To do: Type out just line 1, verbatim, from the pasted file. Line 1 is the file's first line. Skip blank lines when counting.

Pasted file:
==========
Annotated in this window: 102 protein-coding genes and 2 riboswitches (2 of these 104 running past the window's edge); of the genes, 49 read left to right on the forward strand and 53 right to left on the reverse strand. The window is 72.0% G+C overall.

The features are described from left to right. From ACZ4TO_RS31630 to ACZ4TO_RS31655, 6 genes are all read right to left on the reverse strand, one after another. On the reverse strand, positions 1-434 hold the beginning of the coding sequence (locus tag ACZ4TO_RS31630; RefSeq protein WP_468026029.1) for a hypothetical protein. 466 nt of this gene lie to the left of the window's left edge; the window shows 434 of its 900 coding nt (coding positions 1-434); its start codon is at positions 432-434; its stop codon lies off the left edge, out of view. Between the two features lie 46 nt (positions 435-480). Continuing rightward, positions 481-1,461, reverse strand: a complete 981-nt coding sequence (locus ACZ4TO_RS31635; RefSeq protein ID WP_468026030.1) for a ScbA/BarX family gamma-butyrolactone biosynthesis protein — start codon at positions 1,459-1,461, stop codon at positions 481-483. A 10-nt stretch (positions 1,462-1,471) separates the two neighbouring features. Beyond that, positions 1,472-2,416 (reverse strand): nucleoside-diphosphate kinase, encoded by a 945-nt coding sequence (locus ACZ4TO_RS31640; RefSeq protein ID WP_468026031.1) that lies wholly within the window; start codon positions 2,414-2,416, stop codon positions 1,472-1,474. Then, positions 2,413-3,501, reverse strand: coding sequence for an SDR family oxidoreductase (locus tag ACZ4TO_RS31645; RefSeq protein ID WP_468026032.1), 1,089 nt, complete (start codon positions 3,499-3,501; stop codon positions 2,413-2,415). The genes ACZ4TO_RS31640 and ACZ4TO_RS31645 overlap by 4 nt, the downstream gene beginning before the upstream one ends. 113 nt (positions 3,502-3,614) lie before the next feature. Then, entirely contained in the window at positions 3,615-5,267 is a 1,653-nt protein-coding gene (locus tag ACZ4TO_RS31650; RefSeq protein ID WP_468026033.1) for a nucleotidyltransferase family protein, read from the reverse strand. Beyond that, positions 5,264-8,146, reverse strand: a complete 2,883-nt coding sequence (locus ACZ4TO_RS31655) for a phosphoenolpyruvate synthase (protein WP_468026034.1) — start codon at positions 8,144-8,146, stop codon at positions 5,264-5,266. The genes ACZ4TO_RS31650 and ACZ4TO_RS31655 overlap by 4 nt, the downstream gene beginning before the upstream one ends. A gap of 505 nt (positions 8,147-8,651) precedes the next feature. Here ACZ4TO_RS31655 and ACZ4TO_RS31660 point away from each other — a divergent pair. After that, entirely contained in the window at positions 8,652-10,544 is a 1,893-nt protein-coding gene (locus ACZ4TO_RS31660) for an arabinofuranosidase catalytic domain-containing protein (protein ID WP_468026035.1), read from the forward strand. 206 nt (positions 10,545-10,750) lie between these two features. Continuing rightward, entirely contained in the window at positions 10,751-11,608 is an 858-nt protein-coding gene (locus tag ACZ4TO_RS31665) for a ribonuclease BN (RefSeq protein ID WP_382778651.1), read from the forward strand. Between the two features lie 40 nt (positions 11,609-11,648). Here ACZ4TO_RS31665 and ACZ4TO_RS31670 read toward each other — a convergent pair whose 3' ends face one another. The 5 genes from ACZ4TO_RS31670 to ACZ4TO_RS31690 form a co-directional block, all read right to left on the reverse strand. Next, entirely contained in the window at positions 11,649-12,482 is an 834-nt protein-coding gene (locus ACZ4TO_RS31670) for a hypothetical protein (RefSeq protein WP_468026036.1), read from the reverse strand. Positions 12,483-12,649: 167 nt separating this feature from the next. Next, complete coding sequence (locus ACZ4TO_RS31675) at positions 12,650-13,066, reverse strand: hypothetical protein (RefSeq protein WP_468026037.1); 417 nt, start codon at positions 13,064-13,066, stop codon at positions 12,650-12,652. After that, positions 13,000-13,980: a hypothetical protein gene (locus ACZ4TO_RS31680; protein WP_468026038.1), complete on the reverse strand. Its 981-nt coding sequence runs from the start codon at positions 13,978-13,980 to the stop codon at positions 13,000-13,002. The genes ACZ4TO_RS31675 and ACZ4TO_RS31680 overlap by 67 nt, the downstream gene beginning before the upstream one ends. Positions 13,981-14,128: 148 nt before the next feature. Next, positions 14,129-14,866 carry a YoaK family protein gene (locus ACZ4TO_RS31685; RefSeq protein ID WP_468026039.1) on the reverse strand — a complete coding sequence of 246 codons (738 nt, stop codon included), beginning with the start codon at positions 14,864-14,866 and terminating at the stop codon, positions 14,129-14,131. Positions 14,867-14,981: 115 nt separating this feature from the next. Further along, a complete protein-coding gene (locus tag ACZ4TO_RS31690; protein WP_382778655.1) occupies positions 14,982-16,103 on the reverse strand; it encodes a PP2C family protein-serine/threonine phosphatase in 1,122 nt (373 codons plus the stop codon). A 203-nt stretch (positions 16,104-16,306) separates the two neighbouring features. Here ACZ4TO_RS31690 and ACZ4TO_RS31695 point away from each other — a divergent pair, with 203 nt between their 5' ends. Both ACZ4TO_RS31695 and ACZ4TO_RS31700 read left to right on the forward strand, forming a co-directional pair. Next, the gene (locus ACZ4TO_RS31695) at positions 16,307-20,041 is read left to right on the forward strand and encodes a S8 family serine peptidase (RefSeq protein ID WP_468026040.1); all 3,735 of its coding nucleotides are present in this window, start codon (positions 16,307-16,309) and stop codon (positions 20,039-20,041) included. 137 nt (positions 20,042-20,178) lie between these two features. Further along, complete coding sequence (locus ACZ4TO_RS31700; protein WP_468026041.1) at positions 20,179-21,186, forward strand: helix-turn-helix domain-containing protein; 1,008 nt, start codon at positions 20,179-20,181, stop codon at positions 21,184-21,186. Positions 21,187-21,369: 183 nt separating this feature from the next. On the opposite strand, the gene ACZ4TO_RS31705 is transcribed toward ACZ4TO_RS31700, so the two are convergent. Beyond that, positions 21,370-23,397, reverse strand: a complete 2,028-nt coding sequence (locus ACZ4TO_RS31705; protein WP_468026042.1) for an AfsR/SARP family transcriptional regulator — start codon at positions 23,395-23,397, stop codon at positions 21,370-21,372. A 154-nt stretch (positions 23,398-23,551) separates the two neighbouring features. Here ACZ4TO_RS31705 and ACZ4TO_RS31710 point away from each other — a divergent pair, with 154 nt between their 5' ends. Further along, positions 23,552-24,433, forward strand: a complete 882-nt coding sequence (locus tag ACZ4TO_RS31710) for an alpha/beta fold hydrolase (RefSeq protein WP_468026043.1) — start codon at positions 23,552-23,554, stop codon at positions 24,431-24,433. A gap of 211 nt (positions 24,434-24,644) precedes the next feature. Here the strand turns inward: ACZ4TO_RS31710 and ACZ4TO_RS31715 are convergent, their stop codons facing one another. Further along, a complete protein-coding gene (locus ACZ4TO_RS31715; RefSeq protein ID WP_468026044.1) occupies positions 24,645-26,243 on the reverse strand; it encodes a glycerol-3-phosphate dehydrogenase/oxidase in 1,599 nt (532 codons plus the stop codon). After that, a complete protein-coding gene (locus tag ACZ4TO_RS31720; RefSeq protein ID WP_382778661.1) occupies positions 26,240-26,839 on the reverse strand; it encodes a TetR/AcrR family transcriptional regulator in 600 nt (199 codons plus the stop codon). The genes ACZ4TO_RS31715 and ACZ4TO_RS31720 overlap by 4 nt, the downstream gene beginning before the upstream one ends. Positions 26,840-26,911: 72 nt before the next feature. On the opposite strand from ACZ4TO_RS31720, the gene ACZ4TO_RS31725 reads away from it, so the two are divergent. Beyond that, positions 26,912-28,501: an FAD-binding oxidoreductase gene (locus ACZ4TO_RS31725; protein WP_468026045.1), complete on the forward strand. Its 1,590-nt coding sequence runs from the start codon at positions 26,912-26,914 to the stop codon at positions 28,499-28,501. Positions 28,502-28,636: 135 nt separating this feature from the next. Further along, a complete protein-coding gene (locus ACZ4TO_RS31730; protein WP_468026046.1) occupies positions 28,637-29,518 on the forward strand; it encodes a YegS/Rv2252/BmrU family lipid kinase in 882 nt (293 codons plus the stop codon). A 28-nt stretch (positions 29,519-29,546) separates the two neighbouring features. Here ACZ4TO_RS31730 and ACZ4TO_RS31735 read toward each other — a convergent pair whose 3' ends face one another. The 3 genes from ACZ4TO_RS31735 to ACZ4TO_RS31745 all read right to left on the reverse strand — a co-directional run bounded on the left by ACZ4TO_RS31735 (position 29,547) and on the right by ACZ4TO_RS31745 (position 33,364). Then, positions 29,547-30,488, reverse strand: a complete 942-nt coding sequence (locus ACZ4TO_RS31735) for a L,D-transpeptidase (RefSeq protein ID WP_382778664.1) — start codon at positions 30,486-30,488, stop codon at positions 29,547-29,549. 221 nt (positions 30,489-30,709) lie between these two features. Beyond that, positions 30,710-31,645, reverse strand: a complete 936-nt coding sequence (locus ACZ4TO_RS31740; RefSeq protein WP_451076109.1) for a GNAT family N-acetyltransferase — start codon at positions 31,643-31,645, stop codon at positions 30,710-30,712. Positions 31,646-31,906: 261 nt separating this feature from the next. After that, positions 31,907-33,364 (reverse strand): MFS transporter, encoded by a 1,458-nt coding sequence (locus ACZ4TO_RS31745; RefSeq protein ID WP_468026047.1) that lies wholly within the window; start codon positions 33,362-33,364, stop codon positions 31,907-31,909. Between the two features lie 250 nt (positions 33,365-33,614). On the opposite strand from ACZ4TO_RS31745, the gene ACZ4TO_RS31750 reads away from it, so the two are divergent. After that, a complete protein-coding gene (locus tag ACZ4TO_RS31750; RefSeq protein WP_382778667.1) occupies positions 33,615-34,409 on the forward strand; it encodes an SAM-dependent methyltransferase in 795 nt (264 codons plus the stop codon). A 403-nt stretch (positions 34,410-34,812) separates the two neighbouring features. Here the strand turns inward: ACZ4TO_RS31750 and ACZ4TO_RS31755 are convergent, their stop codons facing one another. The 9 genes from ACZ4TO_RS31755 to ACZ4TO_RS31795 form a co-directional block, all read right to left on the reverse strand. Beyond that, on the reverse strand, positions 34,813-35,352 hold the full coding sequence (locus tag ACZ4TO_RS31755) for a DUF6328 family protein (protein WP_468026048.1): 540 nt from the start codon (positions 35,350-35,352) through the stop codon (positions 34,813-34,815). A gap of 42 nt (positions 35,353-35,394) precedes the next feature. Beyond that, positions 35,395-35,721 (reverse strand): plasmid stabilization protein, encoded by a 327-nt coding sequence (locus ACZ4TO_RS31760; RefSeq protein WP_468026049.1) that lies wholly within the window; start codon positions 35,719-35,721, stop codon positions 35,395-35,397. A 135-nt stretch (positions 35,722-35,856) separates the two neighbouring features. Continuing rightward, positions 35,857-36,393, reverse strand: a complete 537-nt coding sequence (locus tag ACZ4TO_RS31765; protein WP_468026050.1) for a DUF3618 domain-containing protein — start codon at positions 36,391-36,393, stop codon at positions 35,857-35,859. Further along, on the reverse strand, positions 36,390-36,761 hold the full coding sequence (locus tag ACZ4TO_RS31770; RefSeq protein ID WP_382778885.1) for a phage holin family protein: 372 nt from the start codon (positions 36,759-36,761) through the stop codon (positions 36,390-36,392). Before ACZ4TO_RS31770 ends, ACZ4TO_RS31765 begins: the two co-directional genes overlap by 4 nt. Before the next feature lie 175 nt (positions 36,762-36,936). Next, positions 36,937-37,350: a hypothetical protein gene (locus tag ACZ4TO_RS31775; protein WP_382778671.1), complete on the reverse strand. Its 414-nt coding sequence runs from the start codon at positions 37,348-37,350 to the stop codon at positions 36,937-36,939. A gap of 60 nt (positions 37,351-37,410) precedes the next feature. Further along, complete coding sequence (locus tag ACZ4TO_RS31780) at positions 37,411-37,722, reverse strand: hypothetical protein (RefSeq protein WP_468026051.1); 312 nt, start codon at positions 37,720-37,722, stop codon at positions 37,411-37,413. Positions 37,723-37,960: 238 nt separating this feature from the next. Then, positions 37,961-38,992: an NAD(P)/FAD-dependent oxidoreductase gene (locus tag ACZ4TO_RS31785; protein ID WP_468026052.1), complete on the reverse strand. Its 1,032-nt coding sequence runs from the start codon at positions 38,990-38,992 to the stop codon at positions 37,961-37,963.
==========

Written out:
Annotated in this window: 102 protein-coding genes and 2 riboswitches (2 of these 104 running past the window's edge); of the genes, 49 read left to right on the forward strand and 53 right to left on the reverse strand. The window is 72.0% G+C overall.